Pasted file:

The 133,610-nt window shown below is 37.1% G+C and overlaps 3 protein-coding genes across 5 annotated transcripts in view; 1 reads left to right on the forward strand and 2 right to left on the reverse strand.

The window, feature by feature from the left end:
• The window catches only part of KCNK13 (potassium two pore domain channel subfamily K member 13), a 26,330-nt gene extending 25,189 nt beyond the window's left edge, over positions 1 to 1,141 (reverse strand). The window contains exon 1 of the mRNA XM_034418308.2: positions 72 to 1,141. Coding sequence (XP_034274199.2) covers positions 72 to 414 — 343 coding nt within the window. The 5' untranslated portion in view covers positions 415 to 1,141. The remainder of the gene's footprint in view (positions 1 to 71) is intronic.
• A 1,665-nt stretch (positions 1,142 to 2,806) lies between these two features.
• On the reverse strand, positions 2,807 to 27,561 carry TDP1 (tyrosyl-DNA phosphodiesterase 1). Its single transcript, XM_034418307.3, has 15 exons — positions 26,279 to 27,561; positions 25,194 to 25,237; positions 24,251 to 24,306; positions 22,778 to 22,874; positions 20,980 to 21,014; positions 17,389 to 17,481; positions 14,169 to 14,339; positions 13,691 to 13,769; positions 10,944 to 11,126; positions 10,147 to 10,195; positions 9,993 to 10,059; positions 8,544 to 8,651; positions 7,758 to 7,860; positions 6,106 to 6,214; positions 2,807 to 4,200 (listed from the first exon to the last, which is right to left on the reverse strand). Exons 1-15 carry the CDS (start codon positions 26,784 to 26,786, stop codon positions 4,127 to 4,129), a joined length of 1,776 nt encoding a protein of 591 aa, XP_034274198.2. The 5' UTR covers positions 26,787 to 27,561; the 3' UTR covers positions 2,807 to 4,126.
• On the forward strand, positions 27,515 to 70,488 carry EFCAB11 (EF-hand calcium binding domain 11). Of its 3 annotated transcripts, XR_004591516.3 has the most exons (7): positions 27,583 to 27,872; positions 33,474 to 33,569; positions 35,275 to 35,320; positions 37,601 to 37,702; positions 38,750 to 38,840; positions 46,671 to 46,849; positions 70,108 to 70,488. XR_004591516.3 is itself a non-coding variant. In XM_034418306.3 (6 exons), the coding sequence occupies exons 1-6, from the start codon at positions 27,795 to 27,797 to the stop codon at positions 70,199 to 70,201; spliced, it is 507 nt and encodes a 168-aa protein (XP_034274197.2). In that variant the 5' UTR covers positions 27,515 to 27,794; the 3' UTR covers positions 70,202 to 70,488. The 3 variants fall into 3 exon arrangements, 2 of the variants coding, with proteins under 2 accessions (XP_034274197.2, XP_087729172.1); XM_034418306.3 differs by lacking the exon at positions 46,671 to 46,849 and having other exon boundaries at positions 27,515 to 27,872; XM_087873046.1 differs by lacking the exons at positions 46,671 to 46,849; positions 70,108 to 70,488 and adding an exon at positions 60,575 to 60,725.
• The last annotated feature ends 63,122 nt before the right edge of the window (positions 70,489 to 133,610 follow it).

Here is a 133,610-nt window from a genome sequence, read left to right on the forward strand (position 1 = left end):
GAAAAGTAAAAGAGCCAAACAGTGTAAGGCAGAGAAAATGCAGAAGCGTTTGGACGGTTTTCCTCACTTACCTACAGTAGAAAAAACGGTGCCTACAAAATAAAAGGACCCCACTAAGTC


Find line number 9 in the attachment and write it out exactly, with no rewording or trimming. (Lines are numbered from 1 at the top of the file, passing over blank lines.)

GAAAAGTAAAAGAGCCAAACAGTGTAAGGCAGAGAAAATGCAGAAGCGTTTGGACGGTTTTCCTCACTTACCTACAGTAGAAAAAACGGTGCCTACAAAATAAAAGGACCCCACTAAGTC